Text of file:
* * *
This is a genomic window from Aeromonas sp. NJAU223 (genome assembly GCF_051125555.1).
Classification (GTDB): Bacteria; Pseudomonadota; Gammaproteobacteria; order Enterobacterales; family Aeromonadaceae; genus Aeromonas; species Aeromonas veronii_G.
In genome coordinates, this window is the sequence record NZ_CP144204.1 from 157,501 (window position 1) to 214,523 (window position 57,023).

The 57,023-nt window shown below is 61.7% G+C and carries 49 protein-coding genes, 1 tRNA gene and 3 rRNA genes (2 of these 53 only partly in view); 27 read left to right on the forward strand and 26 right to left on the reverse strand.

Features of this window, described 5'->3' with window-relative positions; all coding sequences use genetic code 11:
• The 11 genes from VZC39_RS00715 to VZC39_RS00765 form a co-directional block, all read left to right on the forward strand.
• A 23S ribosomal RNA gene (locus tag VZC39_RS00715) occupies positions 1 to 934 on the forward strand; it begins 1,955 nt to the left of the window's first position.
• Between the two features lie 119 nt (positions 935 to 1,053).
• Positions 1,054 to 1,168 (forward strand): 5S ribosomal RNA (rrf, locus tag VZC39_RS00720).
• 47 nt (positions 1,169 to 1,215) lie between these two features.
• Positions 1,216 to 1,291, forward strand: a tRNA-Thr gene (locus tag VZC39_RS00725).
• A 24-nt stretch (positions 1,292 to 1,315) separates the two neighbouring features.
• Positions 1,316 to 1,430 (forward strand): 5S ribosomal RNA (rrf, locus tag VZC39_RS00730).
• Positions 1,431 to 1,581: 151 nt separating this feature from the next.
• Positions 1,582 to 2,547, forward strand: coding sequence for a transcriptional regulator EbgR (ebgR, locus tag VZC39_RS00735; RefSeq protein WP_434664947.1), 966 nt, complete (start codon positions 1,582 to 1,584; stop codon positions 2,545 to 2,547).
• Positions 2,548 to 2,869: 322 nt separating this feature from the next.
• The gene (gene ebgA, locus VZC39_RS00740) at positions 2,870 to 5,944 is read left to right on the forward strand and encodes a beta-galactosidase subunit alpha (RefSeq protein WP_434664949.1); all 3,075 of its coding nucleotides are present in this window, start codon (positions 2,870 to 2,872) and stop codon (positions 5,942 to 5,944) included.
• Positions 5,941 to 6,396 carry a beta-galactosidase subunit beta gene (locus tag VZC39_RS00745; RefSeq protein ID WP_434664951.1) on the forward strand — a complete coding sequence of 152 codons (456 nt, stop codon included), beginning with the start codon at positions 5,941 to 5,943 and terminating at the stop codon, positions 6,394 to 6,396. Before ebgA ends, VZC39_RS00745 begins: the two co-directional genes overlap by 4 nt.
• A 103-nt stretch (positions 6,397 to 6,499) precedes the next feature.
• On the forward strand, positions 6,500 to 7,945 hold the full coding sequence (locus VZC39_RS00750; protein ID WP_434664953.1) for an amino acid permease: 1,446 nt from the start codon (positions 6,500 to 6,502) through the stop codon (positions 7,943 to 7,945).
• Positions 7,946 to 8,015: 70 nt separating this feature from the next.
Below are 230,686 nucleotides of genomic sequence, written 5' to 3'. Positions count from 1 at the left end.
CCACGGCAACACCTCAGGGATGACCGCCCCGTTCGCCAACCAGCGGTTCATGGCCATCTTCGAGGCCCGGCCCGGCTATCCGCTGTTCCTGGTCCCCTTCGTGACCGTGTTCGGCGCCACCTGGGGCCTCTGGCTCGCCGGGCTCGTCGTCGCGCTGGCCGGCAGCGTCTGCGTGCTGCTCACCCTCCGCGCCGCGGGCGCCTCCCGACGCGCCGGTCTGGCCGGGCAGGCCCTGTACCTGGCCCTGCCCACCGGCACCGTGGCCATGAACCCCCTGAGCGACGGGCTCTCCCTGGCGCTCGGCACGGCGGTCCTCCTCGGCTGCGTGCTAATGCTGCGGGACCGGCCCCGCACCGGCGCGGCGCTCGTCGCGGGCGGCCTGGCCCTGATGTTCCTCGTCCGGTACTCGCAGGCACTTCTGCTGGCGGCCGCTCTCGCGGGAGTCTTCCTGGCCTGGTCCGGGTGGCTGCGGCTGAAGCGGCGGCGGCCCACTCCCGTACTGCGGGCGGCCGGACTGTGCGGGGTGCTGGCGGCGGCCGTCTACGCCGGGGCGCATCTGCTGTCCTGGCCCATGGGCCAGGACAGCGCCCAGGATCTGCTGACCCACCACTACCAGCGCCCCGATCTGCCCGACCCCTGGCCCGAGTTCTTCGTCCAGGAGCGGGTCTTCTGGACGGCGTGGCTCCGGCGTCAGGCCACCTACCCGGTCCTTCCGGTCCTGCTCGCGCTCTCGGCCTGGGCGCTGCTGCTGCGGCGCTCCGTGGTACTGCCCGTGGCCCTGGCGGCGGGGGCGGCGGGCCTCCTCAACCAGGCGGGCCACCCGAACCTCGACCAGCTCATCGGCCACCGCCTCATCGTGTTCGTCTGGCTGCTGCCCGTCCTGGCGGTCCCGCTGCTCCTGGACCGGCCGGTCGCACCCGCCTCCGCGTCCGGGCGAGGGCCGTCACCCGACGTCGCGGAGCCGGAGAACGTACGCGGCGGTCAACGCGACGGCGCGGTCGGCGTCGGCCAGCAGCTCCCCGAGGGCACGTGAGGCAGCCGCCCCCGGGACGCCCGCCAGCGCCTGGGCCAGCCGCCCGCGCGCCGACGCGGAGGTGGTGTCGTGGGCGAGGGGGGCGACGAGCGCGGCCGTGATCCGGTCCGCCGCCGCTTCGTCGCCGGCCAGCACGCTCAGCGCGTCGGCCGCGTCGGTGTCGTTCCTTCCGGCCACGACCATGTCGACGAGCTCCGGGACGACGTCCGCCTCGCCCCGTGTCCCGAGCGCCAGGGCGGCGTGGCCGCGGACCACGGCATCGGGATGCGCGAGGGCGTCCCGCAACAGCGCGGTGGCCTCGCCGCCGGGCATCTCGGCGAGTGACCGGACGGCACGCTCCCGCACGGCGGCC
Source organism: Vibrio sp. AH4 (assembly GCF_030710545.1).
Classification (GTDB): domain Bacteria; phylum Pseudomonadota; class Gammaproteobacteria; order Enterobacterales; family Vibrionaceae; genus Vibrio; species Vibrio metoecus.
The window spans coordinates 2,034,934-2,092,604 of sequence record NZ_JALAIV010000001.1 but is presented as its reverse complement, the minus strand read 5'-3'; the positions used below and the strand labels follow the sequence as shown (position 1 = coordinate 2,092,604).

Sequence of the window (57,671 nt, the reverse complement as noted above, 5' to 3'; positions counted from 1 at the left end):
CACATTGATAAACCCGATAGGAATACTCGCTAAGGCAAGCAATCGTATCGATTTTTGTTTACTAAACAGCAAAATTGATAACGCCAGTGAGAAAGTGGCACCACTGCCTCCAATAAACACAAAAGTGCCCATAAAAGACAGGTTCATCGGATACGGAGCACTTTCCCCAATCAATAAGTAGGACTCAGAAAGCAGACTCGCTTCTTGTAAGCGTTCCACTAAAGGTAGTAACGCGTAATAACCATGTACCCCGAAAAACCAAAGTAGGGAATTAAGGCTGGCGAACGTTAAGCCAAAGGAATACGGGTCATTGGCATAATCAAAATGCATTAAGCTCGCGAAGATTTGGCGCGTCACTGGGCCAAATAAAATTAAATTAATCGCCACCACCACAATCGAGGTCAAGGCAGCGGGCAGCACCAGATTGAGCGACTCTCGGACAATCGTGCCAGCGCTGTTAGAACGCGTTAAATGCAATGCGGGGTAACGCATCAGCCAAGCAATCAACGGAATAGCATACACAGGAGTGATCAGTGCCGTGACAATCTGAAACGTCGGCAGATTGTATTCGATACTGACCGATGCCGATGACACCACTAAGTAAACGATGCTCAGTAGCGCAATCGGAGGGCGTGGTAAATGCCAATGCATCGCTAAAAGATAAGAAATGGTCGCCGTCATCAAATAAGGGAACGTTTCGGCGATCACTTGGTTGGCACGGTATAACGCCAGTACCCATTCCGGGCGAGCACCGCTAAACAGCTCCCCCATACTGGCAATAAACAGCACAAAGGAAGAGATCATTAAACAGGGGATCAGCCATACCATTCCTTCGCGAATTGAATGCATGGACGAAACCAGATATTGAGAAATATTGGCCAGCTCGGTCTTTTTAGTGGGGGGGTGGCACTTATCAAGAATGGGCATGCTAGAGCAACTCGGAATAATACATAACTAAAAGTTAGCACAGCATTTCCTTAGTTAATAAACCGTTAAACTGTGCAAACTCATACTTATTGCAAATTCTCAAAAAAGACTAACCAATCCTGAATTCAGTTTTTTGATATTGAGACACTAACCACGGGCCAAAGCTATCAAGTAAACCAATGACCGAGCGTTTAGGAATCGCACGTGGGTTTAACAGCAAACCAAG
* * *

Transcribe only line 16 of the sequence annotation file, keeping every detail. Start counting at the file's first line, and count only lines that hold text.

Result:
• Positions 2,548 to 2,869: 322 nt separating this feature from the next.